Sorry for being such a noob, but could anyone point me towards any guide of sorts about how to install these patches? I'm somewhat of a linux noob and would love to learn how to apply them so my laptop can run properly.

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                • #38
                  Guys, I need to tell you a success story about one of those Laptop models and Linux.

                  Originally I bought the ASUS TUF FX505DY without any OS as I already have plenty of rarely used Windows 10 product keys and I wanted to transfer one of them from my old laptop with a dead screen. I also thought about dual boot until Linux support would be in good shape.

                  I downloaded the latest Win10 ISO image, tried a few USB sticks as it was not instantly working with the first and then I reached the Win10 setup screen. There the installer complained about a missing media/usb/block device driver (maybe the builtin NVMe SSD, but I did put in an additional SATA SSD) and I became stuck. On the Asus driver download web page for the model I couldn't find any related Win10 driver for this.

                  So actually I gave up on Windows 10 and installed Ubuntu 18.04.4, Linux kernel 5.3 without any hassle. The iGPU graphics was working without any problems and also the nvidia driver from the Ubuntu repos got installed flawlessly.

                  The only thing what gave me some headache was switching to the dGPU. I even tried the latest nvidia installer (what hack of install) but it seems that nvidia and prime is a topic for Linux graphics experts (Does nvidia still not do Wayland?). At the end I got the configuration for the discrete card working in X but still no switching. When I manage to get it work I may post some tips here.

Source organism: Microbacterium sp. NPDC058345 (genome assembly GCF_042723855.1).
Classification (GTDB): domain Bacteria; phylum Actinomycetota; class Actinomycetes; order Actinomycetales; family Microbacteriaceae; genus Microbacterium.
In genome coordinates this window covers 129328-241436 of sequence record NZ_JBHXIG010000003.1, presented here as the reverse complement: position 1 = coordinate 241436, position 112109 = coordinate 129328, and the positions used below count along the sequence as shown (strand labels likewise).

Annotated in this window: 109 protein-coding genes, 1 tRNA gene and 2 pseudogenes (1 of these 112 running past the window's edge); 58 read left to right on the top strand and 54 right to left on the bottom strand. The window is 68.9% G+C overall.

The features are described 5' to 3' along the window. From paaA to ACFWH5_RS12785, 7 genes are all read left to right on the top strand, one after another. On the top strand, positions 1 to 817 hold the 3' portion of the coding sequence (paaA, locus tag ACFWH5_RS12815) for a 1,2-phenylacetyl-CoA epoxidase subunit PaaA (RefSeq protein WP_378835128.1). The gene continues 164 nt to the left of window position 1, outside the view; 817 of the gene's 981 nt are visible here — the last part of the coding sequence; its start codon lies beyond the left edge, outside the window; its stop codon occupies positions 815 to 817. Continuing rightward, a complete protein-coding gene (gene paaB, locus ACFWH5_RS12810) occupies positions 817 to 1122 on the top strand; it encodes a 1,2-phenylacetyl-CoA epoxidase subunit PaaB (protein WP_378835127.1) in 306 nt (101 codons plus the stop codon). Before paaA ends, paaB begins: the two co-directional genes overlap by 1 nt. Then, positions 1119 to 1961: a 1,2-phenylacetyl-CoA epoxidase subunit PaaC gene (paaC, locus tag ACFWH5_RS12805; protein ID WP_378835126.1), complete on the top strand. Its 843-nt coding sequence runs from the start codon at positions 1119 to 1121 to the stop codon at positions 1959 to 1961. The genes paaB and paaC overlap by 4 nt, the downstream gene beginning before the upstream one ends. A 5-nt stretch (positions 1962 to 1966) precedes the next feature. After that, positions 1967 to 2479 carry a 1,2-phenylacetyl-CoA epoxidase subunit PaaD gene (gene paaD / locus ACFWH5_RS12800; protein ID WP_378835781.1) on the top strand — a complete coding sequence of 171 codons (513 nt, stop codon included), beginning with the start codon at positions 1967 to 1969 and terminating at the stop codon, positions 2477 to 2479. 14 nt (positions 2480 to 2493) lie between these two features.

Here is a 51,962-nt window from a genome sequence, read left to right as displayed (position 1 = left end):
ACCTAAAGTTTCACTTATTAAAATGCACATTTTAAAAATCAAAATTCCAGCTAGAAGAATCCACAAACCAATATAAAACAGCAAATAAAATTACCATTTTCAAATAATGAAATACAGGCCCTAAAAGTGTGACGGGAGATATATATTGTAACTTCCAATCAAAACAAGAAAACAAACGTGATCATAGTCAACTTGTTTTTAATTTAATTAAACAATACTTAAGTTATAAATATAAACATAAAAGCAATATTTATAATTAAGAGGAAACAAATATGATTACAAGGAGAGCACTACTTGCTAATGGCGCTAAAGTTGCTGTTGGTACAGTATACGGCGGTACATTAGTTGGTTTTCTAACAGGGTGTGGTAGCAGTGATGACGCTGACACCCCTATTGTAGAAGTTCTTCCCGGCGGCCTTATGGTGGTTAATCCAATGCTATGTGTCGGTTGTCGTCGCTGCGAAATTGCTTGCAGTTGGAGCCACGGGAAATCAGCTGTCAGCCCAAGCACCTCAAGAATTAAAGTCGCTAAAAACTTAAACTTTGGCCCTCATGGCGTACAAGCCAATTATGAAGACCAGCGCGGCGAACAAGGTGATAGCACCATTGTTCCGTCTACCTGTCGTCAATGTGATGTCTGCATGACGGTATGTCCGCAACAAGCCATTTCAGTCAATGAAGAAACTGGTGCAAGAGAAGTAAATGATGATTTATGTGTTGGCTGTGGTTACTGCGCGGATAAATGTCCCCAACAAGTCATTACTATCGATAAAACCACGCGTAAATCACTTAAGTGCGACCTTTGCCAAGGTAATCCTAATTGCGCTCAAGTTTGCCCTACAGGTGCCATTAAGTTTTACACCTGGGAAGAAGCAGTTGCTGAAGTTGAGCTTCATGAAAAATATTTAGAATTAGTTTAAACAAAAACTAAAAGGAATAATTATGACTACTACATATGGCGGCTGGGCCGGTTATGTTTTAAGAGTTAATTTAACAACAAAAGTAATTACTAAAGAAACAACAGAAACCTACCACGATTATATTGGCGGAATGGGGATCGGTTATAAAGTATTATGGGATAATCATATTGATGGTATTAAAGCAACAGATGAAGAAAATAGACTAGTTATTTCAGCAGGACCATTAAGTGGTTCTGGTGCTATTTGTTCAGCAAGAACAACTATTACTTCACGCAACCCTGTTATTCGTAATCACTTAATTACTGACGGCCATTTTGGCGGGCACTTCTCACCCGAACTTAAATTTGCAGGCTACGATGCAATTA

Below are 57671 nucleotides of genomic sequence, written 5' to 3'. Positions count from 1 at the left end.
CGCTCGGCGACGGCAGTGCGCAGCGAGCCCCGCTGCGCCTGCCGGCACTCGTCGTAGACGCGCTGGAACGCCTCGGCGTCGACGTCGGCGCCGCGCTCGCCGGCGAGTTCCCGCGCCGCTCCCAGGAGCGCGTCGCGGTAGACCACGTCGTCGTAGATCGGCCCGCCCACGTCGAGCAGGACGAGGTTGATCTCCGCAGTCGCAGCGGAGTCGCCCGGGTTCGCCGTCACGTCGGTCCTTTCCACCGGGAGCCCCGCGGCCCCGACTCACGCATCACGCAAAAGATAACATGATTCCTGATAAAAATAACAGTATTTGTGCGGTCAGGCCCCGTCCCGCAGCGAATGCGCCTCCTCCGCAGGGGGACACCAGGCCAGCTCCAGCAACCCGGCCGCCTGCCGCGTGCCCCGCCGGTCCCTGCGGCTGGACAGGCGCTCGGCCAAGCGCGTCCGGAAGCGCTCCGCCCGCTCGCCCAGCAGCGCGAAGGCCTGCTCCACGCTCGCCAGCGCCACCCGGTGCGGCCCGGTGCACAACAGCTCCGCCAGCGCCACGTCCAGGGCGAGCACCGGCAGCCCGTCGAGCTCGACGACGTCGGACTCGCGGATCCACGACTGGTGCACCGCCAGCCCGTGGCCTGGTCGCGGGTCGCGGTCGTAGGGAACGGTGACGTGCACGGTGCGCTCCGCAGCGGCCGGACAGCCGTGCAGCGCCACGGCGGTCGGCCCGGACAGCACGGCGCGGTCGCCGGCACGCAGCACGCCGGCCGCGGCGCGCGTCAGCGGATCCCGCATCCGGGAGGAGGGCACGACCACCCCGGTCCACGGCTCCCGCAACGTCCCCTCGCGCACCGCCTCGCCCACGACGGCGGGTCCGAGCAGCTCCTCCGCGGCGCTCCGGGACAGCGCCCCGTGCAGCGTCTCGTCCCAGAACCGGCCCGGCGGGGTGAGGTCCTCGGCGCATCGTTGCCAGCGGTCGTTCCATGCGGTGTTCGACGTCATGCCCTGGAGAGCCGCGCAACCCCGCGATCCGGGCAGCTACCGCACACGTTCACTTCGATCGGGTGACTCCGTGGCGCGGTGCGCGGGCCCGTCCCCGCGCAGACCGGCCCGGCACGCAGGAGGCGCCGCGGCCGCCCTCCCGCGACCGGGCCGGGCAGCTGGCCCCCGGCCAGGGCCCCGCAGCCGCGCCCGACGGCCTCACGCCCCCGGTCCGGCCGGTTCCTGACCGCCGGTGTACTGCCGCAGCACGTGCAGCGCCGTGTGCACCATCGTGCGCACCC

I also left some space on disk to give Windows 10 a last chance using some older version (which you stupidly can't download anymore as soon the newer one ist out) but for me it's clear that Linux is now far better when you have to install a PC from scratch even there are still rough edges with the latest hardware and this incredible ignorance on the side of the oem laptop makers (yes, Lenovo, I mean you).

                  Cheers, M.
                  Last edited by mick3; 03-22-2020, 01:34 PM.

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                  • #39
                    Originally posted by mick3 View Post
                    I downloaded the latest Win10 ISO image, tried a few USB sticks as it was not instantly working with the first and then I reached the Win10 setup screen. There the installer complained about a missing media/usb/block device driver (maybe the builtin NVMe SSD, but I did put in an additional SATA SSD) and I became stuck. On the Asus driver download web page for the model I couldn't find any related Win10 driver for this.
                    Probably this problem:
                    https://www.amd.com/en/support/kb/faq/pa-260

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                    • #40
                      Originally posted by Zan Lynx View Post
                      Thanks, I will try this out. But I really want to know why Microsoft couldn't incorporate this into most recent ISO image download as this is essential for a Windows 10 installation on a Ryzen PC!? Some useful error message would also been helpful.

                      I must say Ubuntu (or better the Linux kernel developers) did their homework, Microsoft didn't. So much for the better windows hardware support...
                      Last edited by mick3; 03-22-2020, 05:26 PM.